Europa Report, the first film of the night, focuses on a current mission to Jupiter’s moon Europa, where a crew is sent to investigate the possible existence of alien life within our solar system. After a near-catastrophic technical failure that leads to loss of communication with Earth and the tragic death of a crewmember, the surviving astronauts must overcome the psychological and physical toll of deep space travel, and survive a discovery on Europa more profound than they had ever imagined.
The film is directed by Sebastián Cordero and it features Sharlto Copley, Anamaria Marinca and Michael Nyqvist, among others. Europa Report is actually based on NASA science, which makes this film a treat for space travel aficionados, and it actually makes for a good sci-fi, thriller too.
Another reason this film does well in keeping the audience engrossed with the story is that it creates supsense, and for some, a bit of terror in the unknown that lies ahead. The film unfolds as sort of a found footage story with a bit of a documentary feel as well. Regardless of its style, it is the visuals and tension that kept us wondering what next? - so to speak. The pacing of the film also adds to its tension. Of course, the cinematography and visual effects stand out. The accompanying score also works quite well. Altogether, Europa Report is a cohesive film that will not only satisfy sci-fi fans but also a wider audience. The film will be available on iTunes and DVD/Blu-Ray starting October 8th. You can find more information on the film and its availabilty here.
The Dirties, the second film of the night, tells the story of two friends, Matt (Matt Johnson) and Owen (Owen Williams), who are making a movie about getting revenge on the bullies as part of their high school film class. Except that one of them begins to want to act out the actual movie in real life.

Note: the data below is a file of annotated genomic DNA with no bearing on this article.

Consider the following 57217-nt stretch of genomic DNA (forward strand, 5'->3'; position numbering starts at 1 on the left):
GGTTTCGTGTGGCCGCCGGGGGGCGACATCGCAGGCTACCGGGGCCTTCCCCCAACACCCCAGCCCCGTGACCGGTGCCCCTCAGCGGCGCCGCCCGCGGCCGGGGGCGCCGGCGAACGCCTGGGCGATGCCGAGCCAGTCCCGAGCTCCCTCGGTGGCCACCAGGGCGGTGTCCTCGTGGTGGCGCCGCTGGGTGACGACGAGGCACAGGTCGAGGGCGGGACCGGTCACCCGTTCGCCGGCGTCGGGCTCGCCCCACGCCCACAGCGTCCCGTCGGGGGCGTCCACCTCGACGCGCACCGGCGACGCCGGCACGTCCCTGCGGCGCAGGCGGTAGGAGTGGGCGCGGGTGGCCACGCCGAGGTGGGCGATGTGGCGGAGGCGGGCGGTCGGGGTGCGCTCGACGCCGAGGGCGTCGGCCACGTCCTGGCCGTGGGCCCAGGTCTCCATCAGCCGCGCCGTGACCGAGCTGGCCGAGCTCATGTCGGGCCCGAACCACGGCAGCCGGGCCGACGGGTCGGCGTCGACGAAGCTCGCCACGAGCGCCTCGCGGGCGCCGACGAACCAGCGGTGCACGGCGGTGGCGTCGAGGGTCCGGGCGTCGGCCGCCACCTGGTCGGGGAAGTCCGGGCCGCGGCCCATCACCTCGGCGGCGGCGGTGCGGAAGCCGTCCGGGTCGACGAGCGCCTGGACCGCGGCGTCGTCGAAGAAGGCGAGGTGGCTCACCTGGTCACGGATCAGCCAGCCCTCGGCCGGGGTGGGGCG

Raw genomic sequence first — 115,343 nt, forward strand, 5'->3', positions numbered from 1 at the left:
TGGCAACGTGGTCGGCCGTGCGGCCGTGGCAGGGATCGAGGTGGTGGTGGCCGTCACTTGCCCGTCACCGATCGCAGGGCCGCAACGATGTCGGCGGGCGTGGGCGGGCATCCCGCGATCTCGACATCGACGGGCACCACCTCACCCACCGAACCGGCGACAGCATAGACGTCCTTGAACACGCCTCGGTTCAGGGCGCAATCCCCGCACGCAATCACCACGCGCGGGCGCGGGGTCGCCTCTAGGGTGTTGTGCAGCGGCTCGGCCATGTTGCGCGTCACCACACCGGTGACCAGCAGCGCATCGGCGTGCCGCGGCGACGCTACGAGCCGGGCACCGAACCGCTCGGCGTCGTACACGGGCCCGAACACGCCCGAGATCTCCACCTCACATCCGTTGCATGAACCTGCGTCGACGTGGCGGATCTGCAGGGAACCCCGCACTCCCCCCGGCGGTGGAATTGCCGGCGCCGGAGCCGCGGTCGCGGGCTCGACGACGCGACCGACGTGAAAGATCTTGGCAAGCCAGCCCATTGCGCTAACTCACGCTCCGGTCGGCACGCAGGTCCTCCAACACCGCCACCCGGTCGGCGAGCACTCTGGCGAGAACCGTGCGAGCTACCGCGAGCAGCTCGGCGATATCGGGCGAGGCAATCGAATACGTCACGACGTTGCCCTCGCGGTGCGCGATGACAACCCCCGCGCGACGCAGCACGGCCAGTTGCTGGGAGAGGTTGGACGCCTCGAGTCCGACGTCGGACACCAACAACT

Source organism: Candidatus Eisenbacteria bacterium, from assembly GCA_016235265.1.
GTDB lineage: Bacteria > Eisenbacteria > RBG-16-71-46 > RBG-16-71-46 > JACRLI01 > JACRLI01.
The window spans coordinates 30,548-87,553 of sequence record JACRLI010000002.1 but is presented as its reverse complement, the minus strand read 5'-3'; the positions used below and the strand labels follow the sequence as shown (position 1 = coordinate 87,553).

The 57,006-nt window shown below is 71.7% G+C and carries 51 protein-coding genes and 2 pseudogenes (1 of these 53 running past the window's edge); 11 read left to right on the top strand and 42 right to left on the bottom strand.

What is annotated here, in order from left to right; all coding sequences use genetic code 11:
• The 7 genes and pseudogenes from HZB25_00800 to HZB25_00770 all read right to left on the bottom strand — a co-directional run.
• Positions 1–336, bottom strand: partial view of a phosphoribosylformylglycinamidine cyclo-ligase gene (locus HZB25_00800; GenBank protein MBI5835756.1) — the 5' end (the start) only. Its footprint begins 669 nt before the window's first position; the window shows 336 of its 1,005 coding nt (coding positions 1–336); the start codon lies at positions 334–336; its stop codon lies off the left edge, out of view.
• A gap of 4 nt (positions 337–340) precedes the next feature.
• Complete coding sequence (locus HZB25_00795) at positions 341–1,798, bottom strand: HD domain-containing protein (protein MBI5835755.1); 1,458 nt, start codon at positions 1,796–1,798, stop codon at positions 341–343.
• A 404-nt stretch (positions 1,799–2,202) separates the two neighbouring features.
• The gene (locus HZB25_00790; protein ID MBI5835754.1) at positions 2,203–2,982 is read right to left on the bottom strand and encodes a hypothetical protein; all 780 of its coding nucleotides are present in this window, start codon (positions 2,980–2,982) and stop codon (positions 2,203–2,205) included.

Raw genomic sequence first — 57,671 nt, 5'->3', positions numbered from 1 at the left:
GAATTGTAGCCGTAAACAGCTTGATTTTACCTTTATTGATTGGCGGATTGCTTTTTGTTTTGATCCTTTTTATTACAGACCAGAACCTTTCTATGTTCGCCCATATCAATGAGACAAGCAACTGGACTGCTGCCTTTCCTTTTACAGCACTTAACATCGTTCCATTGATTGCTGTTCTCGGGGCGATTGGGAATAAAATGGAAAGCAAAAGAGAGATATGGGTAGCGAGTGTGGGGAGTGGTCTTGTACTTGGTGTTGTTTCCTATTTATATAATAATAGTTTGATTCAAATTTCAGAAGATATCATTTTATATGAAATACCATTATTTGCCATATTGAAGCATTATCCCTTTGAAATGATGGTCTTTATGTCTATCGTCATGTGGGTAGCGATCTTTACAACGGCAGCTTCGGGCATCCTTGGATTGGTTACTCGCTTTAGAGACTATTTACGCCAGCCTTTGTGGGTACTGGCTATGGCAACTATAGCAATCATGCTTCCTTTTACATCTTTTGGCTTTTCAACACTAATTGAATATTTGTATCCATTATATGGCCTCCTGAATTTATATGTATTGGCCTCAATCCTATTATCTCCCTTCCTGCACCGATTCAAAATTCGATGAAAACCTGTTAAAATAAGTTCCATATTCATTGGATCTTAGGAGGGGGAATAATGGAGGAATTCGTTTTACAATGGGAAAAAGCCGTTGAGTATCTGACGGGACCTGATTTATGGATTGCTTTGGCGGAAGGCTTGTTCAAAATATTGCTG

This is the first feature film for director Matt Johnson. The Dirties is filmed in somewhat a documentary style embedded within Matt and Owen's school project. The duo are believable in their respective roles. It also helps that Johnson sprinkled some references to various films, some classic, some not so much, to help in the telling of their film project. Another interesting element of this low-budget film is that it's set in actual high schools in Toronto. Many of the teenagers in the film are actual high school students (who understand their roles in this film within a film), and this adds to the realism Johson and team want to create here.
Where the film lacks, in my opinion, is in the way it handles, or not, the idea of bullying and how it can lead a young man to resort to pure violence to deal with the situation. It does set the premise loud and clear, in a way, but it does not deal with the issue in a direct way. It does create the sense that as an audience member, you and I are silent observers. Yet that is my own inference. The film lacks a bit of lustre, and its tonality does not always work. But overall, the film is a good first effort. The Dirties is currently playing at TIFF Bell Lightbox; for screening times visit tiff.net.